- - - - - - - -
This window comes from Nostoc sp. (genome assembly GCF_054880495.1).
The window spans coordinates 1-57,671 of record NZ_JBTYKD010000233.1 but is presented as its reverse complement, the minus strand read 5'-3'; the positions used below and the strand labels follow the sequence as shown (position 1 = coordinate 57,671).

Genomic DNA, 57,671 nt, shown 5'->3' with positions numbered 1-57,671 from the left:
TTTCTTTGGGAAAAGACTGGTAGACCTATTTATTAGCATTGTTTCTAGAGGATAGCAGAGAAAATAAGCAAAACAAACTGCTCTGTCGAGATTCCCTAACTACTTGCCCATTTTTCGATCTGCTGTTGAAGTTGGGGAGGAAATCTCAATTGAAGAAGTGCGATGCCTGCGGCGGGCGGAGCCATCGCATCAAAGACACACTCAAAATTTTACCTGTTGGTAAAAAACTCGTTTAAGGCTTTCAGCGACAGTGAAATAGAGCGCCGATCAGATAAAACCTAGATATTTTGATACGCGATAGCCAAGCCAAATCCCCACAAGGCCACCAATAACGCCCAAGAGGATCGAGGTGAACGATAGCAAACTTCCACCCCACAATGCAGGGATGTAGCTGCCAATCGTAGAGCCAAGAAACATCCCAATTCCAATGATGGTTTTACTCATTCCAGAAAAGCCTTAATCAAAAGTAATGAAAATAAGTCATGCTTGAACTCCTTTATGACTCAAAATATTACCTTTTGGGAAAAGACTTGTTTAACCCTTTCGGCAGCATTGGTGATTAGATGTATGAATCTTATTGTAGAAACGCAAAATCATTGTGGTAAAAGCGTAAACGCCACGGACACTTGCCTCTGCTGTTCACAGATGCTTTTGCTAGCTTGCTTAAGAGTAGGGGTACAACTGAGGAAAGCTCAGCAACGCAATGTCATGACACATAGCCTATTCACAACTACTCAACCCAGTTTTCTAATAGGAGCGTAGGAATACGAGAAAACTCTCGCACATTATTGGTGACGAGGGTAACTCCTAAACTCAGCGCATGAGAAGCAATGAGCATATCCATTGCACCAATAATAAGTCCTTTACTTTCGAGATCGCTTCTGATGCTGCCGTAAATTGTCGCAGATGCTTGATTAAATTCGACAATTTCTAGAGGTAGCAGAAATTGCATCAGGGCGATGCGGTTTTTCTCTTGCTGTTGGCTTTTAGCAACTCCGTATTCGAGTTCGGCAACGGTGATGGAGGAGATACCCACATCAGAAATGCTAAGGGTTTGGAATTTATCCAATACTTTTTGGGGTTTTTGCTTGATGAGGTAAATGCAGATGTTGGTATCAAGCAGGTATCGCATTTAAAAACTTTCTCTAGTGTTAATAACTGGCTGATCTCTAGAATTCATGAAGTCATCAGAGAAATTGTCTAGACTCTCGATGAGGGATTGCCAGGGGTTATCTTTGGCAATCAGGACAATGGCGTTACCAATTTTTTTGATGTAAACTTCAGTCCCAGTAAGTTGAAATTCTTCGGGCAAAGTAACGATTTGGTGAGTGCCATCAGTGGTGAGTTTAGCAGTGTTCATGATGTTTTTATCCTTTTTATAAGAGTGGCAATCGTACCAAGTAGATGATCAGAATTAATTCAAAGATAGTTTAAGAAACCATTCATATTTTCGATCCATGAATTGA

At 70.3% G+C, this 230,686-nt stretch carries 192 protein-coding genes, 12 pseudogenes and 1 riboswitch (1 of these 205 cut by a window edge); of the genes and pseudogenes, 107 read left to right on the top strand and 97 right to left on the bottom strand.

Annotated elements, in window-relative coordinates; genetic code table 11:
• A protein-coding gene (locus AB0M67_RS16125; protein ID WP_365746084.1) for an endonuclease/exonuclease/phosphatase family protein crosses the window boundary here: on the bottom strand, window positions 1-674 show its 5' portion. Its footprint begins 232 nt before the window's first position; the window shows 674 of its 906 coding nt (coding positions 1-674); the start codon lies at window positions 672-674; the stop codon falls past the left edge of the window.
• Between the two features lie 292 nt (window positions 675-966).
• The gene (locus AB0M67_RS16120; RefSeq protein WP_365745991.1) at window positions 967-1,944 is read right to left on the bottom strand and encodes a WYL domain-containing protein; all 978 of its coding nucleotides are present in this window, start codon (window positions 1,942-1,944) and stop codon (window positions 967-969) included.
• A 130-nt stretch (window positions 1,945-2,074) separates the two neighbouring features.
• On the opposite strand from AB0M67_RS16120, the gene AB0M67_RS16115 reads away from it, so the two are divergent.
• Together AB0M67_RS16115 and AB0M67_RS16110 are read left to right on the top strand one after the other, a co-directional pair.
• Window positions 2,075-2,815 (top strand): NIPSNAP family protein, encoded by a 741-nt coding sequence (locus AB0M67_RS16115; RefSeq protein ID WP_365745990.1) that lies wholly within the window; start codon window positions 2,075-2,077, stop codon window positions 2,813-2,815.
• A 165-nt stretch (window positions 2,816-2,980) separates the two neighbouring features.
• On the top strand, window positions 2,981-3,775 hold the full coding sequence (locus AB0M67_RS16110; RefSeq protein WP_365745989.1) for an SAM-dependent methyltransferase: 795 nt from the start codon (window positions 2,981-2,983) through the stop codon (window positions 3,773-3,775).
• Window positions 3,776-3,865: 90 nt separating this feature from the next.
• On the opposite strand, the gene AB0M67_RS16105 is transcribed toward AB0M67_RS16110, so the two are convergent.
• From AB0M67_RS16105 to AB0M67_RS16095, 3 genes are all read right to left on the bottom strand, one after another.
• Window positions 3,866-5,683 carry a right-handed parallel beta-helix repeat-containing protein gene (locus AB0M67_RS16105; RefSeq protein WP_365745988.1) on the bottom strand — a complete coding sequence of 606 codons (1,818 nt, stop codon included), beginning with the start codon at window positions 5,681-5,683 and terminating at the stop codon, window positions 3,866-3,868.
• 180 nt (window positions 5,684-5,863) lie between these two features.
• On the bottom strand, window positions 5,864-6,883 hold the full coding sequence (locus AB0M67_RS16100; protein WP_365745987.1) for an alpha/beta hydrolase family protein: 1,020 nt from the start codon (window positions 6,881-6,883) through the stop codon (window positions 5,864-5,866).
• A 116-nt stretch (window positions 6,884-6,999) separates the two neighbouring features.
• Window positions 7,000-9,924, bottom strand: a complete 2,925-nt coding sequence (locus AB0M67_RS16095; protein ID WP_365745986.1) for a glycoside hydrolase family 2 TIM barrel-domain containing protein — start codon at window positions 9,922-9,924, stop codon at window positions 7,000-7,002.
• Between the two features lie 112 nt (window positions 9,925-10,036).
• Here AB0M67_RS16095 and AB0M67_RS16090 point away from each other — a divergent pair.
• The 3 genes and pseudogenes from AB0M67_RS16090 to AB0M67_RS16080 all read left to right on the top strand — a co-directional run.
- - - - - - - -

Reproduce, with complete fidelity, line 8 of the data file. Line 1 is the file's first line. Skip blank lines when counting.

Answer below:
• Between the two features lie 292 nt (window positions 675-966).